Moreover, the HRA is by no means a full expression of traditional liberties. Where is the defence against self-crimination? Where is the surety of the right of self-defence? Where is the entrenchment of Trial by Jury? All three are essential British liberties, but inconvenient to New Labour.

This is a poor suggestion by the Minister, and I imagine the people will treat it with the same contempt as the Telegraph.

Well, that went well

At least I think it did. I managed to get across the idea that Europols are ignoring their people's wishes, but didn't manage to say why, but that's what you get in a 5 minute interview. I've got an article on this subject currently being hawked aroundvarious newspapers but if that doesn't work, I'll get in placed on a website somewhere. Watch this space.

Friday, December 14, 2001

Murray on Fox

Well, following my triumphant appearence on Armstrong Williams' show yesterday (finally!), I am getting up early tomorrow to appear on Fox News Channel at 8:30am EST. Subject: European attitudes to the death penalty. Our media director initially told me that I would be being interviewed by O'Reilly. Having changed my trousers, I was then informed this was a joke. Some joke. It's my first real TV appearence so it'll probably be a disaster with or without "Tiger" O'Reilly (and I bet Tim Blair is the only one who gets that reference...) I'll try to let you know how it went, assuming my confidence isn't blown to smithereens.

Caution: Precaution at work

Very useful analysis by my friend Dr John Hulsman on How to Improve U.S.-EU Trade Relations. John has most of the issues exactly right, especially in reference to the recommendation to pursue a policy of free trade by any means if a new global free trade round does not occur.

On one point, however, the problem is more wide-ranging than trade:

... the EU is stalling, attempting to link talks on liberalizing agriculture policy to environmental and food safety issues. It wants the WTO to recognize its "precautionary principle" as a basis for limiting agricultural imports into Europe. Under this principle, the EU claims the right to ban the import of products if there is an uncertainty or the possibility of a health or environmental hazard, even in the absence of scientific evidence to substantiate such claims. Current WTO policy allows countries to block the import of products only when science supports such claims.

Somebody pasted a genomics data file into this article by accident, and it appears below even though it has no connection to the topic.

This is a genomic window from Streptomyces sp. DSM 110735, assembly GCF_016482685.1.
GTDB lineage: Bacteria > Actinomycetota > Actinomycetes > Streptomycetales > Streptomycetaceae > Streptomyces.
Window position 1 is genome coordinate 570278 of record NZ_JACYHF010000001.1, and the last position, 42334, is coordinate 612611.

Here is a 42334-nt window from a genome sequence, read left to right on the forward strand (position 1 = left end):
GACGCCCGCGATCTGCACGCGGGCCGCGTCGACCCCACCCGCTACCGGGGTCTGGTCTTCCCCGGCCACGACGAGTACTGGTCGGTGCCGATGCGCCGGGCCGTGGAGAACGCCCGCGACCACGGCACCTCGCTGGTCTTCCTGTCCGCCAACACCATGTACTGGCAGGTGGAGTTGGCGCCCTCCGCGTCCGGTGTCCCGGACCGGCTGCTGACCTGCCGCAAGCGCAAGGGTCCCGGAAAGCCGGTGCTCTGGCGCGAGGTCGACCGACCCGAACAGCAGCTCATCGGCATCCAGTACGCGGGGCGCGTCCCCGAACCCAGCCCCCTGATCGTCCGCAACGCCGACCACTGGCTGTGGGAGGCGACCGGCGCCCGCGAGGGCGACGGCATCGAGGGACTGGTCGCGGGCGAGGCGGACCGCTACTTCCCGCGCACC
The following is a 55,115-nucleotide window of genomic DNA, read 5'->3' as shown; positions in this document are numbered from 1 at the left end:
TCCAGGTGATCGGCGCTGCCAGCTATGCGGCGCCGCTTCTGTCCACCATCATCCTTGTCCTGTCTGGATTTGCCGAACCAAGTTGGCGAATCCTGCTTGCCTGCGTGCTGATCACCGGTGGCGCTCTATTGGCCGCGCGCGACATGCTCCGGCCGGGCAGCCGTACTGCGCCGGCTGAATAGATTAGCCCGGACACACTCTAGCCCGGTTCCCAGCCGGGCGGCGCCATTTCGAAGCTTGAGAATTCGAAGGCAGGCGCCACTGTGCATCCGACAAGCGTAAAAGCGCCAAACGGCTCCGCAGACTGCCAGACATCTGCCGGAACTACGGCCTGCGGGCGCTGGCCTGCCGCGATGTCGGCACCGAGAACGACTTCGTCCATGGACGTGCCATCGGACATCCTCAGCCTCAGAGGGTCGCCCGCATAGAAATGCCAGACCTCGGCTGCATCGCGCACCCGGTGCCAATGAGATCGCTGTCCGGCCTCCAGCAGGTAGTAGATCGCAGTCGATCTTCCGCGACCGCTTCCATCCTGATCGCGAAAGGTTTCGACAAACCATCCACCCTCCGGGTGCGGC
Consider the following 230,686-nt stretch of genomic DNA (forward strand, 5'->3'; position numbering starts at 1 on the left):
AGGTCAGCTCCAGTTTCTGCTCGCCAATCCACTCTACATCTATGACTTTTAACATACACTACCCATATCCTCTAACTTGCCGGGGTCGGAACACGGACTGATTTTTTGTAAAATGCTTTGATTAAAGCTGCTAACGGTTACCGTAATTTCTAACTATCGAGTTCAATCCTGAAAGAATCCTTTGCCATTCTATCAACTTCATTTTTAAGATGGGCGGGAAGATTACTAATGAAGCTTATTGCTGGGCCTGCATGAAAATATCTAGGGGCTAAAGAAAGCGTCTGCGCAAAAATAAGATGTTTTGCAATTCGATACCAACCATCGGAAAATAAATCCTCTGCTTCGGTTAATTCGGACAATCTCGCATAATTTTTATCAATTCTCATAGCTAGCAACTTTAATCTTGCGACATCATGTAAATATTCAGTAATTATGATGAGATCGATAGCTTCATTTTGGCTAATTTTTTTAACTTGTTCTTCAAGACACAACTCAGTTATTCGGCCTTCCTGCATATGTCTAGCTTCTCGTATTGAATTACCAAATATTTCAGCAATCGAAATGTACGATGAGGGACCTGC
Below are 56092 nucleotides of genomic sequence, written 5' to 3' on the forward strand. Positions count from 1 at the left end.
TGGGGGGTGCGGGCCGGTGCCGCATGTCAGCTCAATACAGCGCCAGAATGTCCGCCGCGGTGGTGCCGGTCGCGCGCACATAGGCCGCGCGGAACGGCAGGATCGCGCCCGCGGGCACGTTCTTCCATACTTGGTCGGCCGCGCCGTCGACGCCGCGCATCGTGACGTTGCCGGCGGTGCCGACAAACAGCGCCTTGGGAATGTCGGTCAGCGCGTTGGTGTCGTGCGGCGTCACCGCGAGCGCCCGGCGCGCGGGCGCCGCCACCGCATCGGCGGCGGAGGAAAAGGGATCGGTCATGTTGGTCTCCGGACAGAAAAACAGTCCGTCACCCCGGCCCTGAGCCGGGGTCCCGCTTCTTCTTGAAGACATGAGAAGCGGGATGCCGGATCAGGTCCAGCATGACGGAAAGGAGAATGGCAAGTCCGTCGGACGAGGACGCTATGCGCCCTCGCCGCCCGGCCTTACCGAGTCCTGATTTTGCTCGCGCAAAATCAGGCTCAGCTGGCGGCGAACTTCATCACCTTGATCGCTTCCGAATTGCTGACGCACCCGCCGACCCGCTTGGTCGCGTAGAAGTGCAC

Worldwide reaction to the EU's demand is clear. The precautionary principle is seen as a way for the EU to maintain an inefficient and overly subsidized farming sector.

If only it were. Unfortunately, the precautionary principle is rapidly gaining ground as the most important element in science's approach to public policy, and vice versa. It is the rope with which the Gulliver of science will be pinned down by the Lilliputians of the anti-modernist movements. Environmentalists, vegans, luddites, food fascists, all of the so-called "progressive" (ha!) persuasion regard scientific experimentation of any sort as too dangerous, except in the case of experimentation on human embryos, which is fine. Yes, science is often dangerous, but the risks in so many cases are heavily outweighed by the benefits that result.

Perhaps those "scientists" who espouse the precautionary principle should be made to do without fire, which kills so many each year, or any of its descendents like electricity. They could go and sit in a cave (like another of their kind) and watch the world they want to see in flickering shadows on the wall while the rest of us get on with life in the world outside.

Bobby belting the ball

Armando Iannucci's Notebook today laments modern society's short attention span and the urge to do something new all the time. Exhibit B is the BBC's "Sports Personality of the Year" programme, traditionally a celebration of sporting highlights. This year, apparently, they turned it into a musical celebration of sporting diversity, or some other idiocy like that. Armando's image of disapproval from England's Greatest Living Footballer is priceless:

Bobby Charlton looks like he might go and kick someone. I imagine Charlton running out, finding the media graduate responsible, and picking up a wad of demographics and pushing it deep into the executive's ear.

If only he had, if only he had...

Well, this makes me swear